San Diego Uptown News | Feb. 28–March 13, 2014

person that had to run the city in the absence of an elected mayor. I came in here on August 30th and it was obviously a mess. I wasn’t scared but that doesn’t mean I’m not fearful. I walked in through those doors the son of a hotel maintenance gardener, a brown gay guy who’s thinking, am I now in charge of the eighth largest city in the country? How do I do this? The responsibility was on me and a lot of people were counting on me, and our team here at the city, to pull us out of this nosedive we were in. I made the judgment that I could not do that well and run for office at the same time. It’s very much a matter of believing I could do two things poorly or one thing well. And rather than be a bad candidate and a bad mayor I wanted to be a good mayor. As I walk out the door, if folks feel Todd Gloria (Courtesy City of San Diego) that I’ve done a good job an important reason. You leave yourself open then I did what I set out to do, which was to for an opportunity, do a good job with the do one thing well and to leave the city better work you’re presented and good things will than I found it. come your way. SDUN: Any plans to run for mayor in SDUN: Come Monday, what’s the first 2016? thing you’re going to do after you hand over TG: Well, I do have to find something to do in 2016, because I’ll be out of a job with the the reigns of the Mayor’s office? TG: I’ll go right back to being Council City Council. I never expected to be the City President. I have a Council meeting that Council president. That happened because of afternoon and we have some important issues a resignation. I never expected to be mayor, on the agenda. but that happened because of a resignation. While I’m a relentless planner and a very SDUN: As Council President, what are Type A personality, a part of me has become you going to do about filling the council seat very comfortable knowing things happen for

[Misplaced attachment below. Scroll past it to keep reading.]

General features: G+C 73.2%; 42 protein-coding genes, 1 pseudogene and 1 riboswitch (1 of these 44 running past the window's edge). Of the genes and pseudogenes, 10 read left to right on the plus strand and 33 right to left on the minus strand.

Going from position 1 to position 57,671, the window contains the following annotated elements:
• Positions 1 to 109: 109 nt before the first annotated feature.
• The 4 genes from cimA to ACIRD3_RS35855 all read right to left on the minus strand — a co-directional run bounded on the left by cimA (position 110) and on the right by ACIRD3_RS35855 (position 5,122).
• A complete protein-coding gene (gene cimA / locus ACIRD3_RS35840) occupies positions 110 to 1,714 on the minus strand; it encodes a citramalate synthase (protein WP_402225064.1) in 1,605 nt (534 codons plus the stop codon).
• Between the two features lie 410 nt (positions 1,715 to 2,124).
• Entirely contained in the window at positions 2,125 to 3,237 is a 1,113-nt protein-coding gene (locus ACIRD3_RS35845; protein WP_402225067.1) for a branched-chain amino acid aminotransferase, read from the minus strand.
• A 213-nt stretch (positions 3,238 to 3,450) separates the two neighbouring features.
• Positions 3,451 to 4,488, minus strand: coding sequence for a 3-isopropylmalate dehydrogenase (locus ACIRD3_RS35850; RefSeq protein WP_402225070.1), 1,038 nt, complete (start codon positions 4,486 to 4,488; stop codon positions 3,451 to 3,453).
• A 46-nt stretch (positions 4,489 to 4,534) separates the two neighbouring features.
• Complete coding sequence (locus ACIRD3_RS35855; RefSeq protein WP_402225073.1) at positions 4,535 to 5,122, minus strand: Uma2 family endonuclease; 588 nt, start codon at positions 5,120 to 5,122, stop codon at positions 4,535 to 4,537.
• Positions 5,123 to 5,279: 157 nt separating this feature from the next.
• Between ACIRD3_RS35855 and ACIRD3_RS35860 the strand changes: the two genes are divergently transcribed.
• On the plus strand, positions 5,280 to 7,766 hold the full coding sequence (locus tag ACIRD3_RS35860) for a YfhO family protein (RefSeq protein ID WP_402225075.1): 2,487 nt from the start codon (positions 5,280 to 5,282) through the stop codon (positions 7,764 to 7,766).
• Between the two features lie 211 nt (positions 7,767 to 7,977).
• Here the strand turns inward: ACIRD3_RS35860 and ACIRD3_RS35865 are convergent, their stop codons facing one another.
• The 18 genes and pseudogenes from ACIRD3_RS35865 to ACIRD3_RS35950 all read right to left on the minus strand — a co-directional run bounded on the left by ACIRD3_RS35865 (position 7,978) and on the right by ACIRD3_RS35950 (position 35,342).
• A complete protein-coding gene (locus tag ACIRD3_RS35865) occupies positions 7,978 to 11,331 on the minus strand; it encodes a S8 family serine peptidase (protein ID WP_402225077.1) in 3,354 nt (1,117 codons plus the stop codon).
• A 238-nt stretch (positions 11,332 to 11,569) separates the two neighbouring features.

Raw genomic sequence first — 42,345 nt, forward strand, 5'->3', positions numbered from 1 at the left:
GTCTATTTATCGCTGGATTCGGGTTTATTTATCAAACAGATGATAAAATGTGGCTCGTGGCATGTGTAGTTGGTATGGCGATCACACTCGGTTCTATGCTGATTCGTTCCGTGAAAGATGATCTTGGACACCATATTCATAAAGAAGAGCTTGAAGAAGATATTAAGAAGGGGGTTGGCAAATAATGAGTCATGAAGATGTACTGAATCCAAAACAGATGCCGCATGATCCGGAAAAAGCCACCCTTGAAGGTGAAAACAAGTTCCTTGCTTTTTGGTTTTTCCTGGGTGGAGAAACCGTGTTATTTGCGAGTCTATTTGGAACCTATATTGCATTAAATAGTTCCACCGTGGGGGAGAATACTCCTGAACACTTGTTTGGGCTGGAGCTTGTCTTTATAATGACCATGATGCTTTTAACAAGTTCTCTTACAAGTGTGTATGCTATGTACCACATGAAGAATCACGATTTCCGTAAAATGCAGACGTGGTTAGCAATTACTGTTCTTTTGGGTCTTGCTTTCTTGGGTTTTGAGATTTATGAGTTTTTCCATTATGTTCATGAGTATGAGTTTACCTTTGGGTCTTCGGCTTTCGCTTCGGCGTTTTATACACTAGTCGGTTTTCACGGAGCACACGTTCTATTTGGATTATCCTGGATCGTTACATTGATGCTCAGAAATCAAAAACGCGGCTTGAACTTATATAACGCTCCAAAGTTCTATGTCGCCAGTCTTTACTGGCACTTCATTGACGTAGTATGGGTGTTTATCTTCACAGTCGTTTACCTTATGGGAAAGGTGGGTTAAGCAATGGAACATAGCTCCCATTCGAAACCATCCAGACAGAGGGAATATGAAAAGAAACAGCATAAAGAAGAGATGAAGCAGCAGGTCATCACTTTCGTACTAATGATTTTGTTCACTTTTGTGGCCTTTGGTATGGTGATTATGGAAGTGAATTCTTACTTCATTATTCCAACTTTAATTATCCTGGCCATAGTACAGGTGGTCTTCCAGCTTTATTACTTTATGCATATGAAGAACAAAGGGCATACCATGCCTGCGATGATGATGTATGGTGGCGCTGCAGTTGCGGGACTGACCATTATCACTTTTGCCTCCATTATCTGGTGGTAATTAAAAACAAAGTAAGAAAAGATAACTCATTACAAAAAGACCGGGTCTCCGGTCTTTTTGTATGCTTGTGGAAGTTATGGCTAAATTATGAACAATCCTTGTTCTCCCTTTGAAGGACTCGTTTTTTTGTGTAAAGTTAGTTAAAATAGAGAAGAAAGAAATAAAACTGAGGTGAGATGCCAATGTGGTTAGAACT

Mayor-elect Kevin Faulconer is vacating? TG: We are encouraging interested residents of District Two to apply. It’s my anticipation we’ll have a council hearing in early April that will be like an open job interview where those that applied and completed the vetting process will answer questions of the council members and whoever receives a majority of support of the sitting council members, will be the next council member. That person will serve from early April until early December. SDUN: How do you see San Diego 25 years from now? TG: I have a vision for it and I’ll be working the next couple of years to do my part to get it done. I would hope we’d be working aggressively on infrastructure. The biggest issue facing our city is our crumbling streets and sidewalks, and inadequate public facilities. It’s my hope that the voters will consider a measure in 2016 that will aggressively tackle this problem. It’s bigger than the pension problem and it needs really assertive action to fix it. I hope we’ll be a city that has successfully tackled homelessness. We’ve seen other cities across the country make significant strides in this regard. Phoenix recently declared an end to veterans’ homelessness. We should be able to do the same here. My hope and expectation is that we’ll be a global leader in sustainability. I proposed an aggressive climate action plan to put the city on a cleaner renewable future, 100 percent reliance on renewable energy by 2035, relying far more on solar power and wind energy. It’ll also be a city dependent on public transit, biking and walking, in order to get the gas emissions reductions. A denser, more compact city where we’ve preserved our open spaces and back country. By doing that, we’ll match people’s vision for themselves. Millennials typically don’t seem to be interested in a 1950s idealized version of life. They want urban settings, access to mass transit, the ability to bike to places and I’m hoping to put into place policies that will help make that